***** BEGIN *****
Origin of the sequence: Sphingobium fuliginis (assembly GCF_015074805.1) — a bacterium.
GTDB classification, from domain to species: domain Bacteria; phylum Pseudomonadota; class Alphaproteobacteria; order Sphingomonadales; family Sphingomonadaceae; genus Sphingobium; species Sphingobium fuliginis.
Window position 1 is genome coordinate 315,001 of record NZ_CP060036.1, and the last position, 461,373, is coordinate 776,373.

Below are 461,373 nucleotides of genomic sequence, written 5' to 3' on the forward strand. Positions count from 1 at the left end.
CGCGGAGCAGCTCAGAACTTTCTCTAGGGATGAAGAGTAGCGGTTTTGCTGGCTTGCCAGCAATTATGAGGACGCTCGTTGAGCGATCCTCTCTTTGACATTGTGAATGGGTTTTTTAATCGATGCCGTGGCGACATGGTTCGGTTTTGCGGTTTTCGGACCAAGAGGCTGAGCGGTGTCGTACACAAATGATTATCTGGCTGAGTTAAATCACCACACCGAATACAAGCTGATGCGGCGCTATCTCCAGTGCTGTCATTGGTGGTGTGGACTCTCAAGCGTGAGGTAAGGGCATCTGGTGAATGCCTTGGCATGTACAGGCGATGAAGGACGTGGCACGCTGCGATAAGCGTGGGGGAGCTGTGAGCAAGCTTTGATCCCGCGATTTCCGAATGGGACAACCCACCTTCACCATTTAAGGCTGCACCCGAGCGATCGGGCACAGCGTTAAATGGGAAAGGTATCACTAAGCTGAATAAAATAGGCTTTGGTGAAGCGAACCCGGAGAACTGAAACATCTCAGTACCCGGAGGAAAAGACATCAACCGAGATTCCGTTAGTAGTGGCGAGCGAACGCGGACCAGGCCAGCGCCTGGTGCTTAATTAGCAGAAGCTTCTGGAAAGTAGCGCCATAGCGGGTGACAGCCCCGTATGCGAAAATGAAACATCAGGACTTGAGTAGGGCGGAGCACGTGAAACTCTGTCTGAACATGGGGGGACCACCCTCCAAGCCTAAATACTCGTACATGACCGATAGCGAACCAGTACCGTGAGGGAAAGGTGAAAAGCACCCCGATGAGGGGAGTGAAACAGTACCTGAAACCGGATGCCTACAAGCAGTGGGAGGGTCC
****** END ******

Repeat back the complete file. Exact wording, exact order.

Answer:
Origin of the sequence: Sphingobium fuliginis (assembly GCF_015074805.1) — a bacterium.
GTDB classification, from domain to species: domain Bacteria; phylum Pseudomonadota; class Alphaproteobacteria; order Sphingomonadales; family Sphingomonadaceae; genus Sphingobium; species Sphingobium fuliginis.
Window position 1 is genome coordinate 315,001 of record NZ_CP060036.1, and the last position, 461,373, is coordinate 776,373.

Below are 461,373 nucleotides of genomic sequence, written 5' to 3' on the forward strand. Positions count from 1 at the left end.
CGCGGAGCAGCTCAGAACTTTCTCTAGGGATGAAGAGTAGCGGTTTTGCTGGCTTGCCAGCAATTATGAGGACGCTCGTTGAGCGATCCTCTCTTTGACATTGTGAATGGGTTTTTTAATCGATGCCGTGGCGACATGGTTCGGTTTTGCGGTTTTCGGACCAAGAGGCTGAGCGGTGTCGTACACAAATGATTATCTGGCTGAGTTAAATCACCACACCGAATACAAGCTGATGCGGCGCTATCTCCAGTGCTGTCATTGGTGGTGTGGACTCTCAAGCGTGAGGTAAGGGCATCTGGTGAATGCCTTGGCATGTACAGGCGATGAAGGACGTGGCACGCTGCGATAAGCGTGGGGGAGCTGTGAGCAAGCTTTGATCCCGCGATTTCCGAATGGGACAACCCACCTTCACCATTTAAGGCTGCACCCGAGCGATCGGGCACAGCGTTAAATGGGAAAGGTATCACTAAGCTGAATAAAATAGGCTTTGGTGAAGCGAACCCGGAGAACTGAAACATCTCAGTACCCGGAGGAAAAGACATCAACCGAGATTCCGTTAGTAGTGGCGAGCGAACGCGGACCAGGCCAGCGCCTGGTGCTTAATTAGCAGAAGCTTCTGGAAAGTAGCGCCATAGCGGGTGACAGCCCCGTATGCGAAAATGAAACATCAGGACTTGAGTAGGGCGGAGCACGTGAAACTCTGTCTGAACATGGGGGGACCACCCTCCAAGCCTAAATACTCGTACATGACCGATAGCGAACCAGTACCGTGAGGGAAAGGTGAAAAGCACCCCGATGAGGGGAGTGAAACAGTACCTGAAACCGGATGCCTACAAGCAGTGGGAGGGTCC